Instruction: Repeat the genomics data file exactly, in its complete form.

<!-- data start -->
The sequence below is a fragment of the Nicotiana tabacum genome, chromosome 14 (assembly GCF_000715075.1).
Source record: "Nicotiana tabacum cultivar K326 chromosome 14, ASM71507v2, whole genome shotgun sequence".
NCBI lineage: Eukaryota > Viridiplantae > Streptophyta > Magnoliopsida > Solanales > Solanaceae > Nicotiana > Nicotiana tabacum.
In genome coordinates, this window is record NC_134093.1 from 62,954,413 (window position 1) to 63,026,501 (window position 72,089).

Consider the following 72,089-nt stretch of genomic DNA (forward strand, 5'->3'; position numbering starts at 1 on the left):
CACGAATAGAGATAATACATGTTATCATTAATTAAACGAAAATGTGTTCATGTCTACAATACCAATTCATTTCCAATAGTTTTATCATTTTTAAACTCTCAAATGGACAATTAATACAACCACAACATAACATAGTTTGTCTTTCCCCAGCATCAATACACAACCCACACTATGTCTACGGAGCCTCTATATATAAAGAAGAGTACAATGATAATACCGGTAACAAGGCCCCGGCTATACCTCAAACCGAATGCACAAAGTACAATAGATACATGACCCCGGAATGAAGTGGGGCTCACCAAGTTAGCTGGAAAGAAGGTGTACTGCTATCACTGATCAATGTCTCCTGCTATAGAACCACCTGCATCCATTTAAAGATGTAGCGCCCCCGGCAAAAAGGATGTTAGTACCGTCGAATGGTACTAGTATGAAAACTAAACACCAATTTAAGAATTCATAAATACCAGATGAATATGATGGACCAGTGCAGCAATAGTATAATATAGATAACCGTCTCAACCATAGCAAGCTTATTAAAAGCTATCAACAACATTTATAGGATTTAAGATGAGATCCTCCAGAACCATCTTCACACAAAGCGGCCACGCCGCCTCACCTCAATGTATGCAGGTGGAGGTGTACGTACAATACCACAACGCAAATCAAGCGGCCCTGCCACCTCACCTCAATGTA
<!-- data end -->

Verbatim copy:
The sequence below is a fragment of the Nicotiana tabacum genome, chromosome 14 (assembly GCF_000715075.1).
Source record: "Nicotiana tabacum cultivar K326 chromosome 14, ASM71507v2, whole genome shotgun sequence".
NCBI lineage: Eukaryota > Viridiplantae > Streptophyta > Magnoliopsida > Solanales > Solanaceae > Nicotiana > Nicotiana tabacum.
In genome coordinates, this window is record NC_134093.1 from 62,954,413 (window position 1) to 63,026,501 (window position 72,089).

Consider the following 72,089-nt stretch of genomic DNA (forward strand, 5'->3'; position numbering starts at 1 on the left):
CACGAATAGAGATAATACATGTTATCATTAATTAAACGAAAATGTGTTCATGTCTACAATACCAATTCATTTCCAATAGTTTTATCATTTTTAAACTCTCAAATGGACAATTAATACAACCACAACATAACATAGTTTGTCTTTCCCCAGCATCAATACACAACCCACACTATGTCTACGGAGCCTCTATATATAAAGAAGAGTACAATGATAATACCGGTAACAAGGCCCCGGCTATACCTCAAACCGAATGCACAAAGTACAATAGATACATGACCCCGGAATGAAGTGGGGCTCACCAAGTTAGCTGGAAAGAAGGTGTACTGCTATCACTGATCAATGTCTCCTGCTATAGAACCACCTGCATCCATTTAAAGATGTAGCGCCCCCGGCAAAAAGGATGTTAGTACCGTCGAATGGTACTAGTATGAAAACTAAACACCAATTTAAGAATTCATAAATACCAGATGAATATGATGGACCAGTGCAGCAATAGTATAATATAGATAACCGTCTCAACCATAGCAAGCTTATTAAAAGCTATCAACAACATTTATAGGATTTAAGATGAGATCCTCCAGAACCATCTTCACACAAAGCGGCCACGCCGCCTCACCTCAATGTATGCAGGTGGAGGTGTACGTACAATACCACAACGCAAATCAAGCGGCCCTGCCACCTCACCTCAATGTA